‘A year head start’: How advocates say Illinois is in a good position for federal climate spending

Rather than each state receiving a formula-driven amount of funds — much like how last year’s major infrastructure law operates — the states that will benefit from the “first come, first served” nature of this legislation are the ones that reach out and apply for grants, participate in programs and take advantage of the tax incentives available. These opportunities range from the state to the municipal and individual levels.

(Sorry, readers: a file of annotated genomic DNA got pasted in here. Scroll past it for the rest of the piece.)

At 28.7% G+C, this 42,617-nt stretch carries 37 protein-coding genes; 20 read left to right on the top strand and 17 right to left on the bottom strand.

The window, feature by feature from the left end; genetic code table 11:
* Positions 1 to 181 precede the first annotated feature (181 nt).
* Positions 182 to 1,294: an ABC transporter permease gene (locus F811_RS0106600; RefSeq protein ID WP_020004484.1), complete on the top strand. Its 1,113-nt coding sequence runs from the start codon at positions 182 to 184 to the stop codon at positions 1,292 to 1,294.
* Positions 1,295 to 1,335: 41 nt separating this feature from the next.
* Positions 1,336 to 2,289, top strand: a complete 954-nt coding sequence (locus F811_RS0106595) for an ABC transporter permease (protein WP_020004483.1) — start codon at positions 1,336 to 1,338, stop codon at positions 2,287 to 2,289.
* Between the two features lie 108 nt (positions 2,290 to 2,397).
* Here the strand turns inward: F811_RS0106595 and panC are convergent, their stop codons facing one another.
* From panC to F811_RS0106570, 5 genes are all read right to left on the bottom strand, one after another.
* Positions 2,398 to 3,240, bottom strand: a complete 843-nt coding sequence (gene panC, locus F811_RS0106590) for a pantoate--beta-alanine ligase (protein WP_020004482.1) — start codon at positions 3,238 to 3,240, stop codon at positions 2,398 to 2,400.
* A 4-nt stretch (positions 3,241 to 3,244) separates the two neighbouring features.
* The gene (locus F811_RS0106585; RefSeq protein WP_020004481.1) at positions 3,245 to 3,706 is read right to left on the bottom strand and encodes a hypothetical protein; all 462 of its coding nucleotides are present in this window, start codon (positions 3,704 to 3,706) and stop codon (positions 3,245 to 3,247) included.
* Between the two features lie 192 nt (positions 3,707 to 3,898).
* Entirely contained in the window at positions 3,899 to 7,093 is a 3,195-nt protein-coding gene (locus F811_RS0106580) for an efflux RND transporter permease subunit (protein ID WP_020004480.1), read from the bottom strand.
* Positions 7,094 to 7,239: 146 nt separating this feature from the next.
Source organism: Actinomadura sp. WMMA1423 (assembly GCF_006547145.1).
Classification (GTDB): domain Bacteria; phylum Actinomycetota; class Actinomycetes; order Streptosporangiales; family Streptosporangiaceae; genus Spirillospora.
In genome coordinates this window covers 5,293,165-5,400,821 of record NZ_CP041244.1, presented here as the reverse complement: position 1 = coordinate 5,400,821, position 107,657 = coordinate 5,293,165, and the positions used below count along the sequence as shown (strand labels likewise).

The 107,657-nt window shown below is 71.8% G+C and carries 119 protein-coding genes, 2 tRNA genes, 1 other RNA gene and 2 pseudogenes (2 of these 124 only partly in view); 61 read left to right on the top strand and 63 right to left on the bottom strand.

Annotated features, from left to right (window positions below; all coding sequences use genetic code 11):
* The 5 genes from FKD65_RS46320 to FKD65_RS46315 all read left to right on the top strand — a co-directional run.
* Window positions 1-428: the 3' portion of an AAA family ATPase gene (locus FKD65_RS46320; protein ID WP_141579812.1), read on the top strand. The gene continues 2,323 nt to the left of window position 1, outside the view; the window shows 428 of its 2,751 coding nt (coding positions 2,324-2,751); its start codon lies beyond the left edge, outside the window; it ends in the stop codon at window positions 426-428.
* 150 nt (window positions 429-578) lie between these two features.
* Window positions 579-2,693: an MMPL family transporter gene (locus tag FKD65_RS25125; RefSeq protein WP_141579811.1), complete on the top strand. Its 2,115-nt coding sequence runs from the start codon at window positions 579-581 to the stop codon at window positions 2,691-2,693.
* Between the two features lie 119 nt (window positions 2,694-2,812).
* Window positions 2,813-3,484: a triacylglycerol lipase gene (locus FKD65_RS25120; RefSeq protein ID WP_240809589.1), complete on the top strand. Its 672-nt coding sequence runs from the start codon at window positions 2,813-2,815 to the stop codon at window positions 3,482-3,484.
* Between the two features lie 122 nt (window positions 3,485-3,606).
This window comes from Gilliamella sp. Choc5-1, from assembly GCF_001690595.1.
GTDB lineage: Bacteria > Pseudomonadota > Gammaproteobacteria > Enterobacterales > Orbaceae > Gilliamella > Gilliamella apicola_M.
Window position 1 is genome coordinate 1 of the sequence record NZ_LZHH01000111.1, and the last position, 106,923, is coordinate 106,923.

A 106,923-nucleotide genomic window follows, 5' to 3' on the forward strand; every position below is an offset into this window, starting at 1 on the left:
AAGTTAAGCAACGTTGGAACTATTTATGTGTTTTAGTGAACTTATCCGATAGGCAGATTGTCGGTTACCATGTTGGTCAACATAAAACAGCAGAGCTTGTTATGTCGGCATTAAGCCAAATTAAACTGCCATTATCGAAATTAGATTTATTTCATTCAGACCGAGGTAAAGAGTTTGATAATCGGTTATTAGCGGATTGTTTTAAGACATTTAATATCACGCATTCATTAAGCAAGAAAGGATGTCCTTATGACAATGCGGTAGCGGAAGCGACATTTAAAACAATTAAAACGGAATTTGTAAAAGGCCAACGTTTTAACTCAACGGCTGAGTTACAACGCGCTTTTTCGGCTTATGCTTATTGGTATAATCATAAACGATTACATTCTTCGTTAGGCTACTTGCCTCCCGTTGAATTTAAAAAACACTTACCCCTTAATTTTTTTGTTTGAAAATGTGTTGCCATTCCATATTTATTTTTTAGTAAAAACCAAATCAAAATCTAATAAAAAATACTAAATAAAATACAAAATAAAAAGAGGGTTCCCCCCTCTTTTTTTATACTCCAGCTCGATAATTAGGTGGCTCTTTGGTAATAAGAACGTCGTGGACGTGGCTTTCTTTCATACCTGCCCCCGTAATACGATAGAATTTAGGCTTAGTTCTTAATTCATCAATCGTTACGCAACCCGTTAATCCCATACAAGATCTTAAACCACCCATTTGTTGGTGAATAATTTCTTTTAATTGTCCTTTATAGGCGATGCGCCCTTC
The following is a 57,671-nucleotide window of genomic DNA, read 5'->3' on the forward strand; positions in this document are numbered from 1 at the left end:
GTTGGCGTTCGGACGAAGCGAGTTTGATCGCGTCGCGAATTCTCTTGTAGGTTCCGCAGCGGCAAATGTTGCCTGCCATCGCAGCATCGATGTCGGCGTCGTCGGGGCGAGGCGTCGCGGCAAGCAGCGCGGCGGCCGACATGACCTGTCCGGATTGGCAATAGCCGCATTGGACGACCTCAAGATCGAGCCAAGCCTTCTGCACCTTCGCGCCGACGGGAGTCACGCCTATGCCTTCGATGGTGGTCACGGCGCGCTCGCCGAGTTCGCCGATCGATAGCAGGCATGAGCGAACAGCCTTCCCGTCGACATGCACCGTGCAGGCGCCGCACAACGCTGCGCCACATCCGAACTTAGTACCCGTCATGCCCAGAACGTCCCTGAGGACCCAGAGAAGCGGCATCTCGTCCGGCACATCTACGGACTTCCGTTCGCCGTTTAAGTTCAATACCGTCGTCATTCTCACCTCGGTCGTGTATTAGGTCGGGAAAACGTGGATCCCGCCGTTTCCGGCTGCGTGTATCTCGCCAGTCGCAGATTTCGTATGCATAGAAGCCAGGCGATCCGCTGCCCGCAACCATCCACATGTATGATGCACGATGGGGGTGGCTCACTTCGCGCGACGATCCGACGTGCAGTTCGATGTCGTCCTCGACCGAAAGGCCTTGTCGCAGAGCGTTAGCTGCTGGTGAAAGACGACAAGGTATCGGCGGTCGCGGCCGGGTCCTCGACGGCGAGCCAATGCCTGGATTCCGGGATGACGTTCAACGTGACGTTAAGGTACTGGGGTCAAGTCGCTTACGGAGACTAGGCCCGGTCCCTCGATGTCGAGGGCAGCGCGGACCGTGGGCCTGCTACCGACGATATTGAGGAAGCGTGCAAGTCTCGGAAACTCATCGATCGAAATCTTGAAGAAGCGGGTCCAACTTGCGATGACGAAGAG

“This bill, with these tax incentives, can really supercharge what Illinois is doing and make that transition quicker, more just and easier for manufacturers to move toward renewable part production and for providers to move towards renewable energy,” Gill said.

Gill added, that because of Illinois’ existing climate policy, the bureaucratic infrastructure needed to participate in the programs coming out of the bill already is in place.

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IEC In the Media

Climate cash coming to Illinois

“This week President Biden is expected to sign the Inflation Reduction Act (IRA), which includes an unprecedented $370 billion for climate change mitigation. Why it matters: Much of

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